Tax Me If You Can
(France, 114 min.)
Dir. Yannick Kergoat
Programme: The Changing face of Europe (North American Premiere)
It seemed genius at the time. When Democratic presidential hopeful Elizabeth Warren argued that taxing the 1% a paltry .01% more could solve all of America’s economic problems, without the wealthy feeling a thing, it made so much sense. Problem is, the rich, assisted by their accountants, don’t report their income in ways that reflect their wealth. Remember when Donald Trump said he didn’t pay taxes because he was smart?
Corporations are even worse. Canny consultant firms who specialize in tax evasion, especially Price Waterhouse, Deloitte, Ernst and Young and KPMG, help business entities hide their money in tax havens to the tune of an estimated $600 billion a year, enabling them to underreport their earnings drastically. Governments under fire for underfunding education and health care–the heat was on high during the COVID pandemic–insist there is no magic money available. Except there is, hiding in those tax havens.
This corporate corruption is charted with exquisite detail in Yannick Kergoat’s documentary designed to up the outrage among those of us whose buying power shrinks while that of the rich expands exponentially. Kergoat and his scriptwriter, journalist Denis Robert, dig deep into the growing crisis, tracking governments’ feeble attempts to make corporations like Facebook, Google, Amazon, and Ikea accountable, literally. It doesn’t help that corporate CEOs are expert at obfuscation, as demonstrated often here, or that politicians, including 128 political leaders, have been found in cahoots with the companies, themselves financially rewarded for their fealty to big business. In the meantime, while pretending to make the banks accountable for shielding the cash, governments bail out the banks, who in turn collaborate with the cheaters in a circle of toxic tax evasion.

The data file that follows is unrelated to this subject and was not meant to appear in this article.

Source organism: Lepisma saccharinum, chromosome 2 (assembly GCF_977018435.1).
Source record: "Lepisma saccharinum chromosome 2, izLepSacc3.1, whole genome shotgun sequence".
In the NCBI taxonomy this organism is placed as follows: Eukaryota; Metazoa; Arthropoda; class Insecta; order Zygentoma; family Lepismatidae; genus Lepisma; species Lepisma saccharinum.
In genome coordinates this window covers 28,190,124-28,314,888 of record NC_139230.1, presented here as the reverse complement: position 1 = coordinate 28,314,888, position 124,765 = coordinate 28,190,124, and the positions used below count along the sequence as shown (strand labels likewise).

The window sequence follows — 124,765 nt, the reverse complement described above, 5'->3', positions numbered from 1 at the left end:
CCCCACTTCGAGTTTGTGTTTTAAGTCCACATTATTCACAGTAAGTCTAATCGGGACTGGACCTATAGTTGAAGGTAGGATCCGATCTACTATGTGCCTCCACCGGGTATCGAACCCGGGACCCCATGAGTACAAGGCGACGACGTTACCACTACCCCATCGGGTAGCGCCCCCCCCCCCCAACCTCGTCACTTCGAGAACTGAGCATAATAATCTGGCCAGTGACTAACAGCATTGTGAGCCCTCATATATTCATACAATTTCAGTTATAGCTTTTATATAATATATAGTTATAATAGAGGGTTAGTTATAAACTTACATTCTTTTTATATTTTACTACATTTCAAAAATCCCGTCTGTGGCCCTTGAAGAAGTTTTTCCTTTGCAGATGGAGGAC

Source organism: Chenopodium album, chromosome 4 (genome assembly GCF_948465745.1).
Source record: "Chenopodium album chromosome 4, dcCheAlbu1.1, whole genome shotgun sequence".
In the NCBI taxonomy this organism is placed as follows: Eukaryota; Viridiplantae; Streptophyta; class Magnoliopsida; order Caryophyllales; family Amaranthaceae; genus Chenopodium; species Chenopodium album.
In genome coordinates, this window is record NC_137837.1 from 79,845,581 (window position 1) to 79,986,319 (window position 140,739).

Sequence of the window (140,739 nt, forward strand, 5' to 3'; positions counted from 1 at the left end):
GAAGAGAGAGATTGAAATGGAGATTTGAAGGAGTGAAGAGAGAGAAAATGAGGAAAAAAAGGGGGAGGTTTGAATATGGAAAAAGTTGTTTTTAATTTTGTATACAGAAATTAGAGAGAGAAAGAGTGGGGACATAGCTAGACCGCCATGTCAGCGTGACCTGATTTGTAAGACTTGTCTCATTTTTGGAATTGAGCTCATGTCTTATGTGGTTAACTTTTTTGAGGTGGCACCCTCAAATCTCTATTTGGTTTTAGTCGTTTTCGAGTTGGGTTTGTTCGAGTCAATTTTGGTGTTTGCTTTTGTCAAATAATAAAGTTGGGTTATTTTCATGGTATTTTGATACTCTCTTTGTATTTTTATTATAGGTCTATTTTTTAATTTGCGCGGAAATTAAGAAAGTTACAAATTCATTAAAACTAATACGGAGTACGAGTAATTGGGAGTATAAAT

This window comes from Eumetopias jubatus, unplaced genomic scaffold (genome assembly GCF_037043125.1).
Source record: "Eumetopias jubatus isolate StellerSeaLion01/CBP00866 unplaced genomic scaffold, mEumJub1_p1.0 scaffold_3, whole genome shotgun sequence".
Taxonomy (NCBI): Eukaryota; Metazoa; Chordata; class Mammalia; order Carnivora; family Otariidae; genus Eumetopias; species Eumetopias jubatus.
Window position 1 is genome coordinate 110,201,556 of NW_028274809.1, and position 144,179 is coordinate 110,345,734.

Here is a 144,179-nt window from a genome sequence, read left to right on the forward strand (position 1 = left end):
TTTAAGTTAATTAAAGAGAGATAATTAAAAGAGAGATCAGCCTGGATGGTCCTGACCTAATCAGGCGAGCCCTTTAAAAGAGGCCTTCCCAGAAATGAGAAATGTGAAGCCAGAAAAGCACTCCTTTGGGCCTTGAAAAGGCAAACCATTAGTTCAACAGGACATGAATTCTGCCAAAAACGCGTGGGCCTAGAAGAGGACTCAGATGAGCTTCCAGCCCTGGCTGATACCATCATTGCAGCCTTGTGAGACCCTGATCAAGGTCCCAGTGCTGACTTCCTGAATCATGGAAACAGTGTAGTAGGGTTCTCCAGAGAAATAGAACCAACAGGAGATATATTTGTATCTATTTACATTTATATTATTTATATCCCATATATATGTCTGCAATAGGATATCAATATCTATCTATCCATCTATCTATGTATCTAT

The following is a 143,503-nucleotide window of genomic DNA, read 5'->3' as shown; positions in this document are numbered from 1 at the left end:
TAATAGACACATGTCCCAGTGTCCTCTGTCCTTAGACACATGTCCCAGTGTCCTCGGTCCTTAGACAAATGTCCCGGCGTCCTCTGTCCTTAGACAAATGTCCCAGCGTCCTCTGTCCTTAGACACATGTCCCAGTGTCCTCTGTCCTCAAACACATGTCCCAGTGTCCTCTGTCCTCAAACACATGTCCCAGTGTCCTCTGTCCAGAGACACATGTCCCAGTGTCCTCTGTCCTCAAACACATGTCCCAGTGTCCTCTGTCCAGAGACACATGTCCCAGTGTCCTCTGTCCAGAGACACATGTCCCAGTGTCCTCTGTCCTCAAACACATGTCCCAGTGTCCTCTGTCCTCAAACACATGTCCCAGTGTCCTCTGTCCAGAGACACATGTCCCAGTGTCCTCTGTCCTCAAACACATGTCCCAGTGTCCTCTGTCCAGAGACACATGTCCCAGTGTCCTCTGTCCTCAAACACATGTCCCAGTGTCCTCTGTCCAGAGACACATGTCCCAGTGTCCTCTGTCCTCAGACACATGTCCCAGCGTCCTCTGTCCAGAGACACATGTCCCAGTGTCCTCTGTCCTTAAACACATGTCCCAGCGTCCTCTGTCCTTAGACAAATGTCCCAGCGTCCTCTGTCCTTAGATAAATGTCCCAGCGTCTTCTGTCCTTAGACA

Via interviews with whistle blowers and expert researchers, the film, when not showering us with statistics and data, notes the many debates and difficulties surrounding these very sophisticated tax dodges: They’re legal, if not moral. They are supported by anti-tax activists of which there are many, particularly in the United States. Doing anything about them vexes those who argue that chasing after tax evaders constitutes an invasion of privacy. And by the way, the relevant tax havens can be found not only in Panama, Bermuda and Granada but in Ireland, Luxemburg and American states such as Nevada.
This documentary constitutes a powerful reprimand of corrupt capitalism but it is also extremely demanding. Kergoat delivers a dizzying array of statistics that can sometimes be overwhelming. Joris Clerté’s relatively simple animation is there to break up the talking heads but it doesn’t really amplify the data or add much insight. It’s the brilliant experts that make this movie so essential.
See it but be prepared to pay close attention when you do.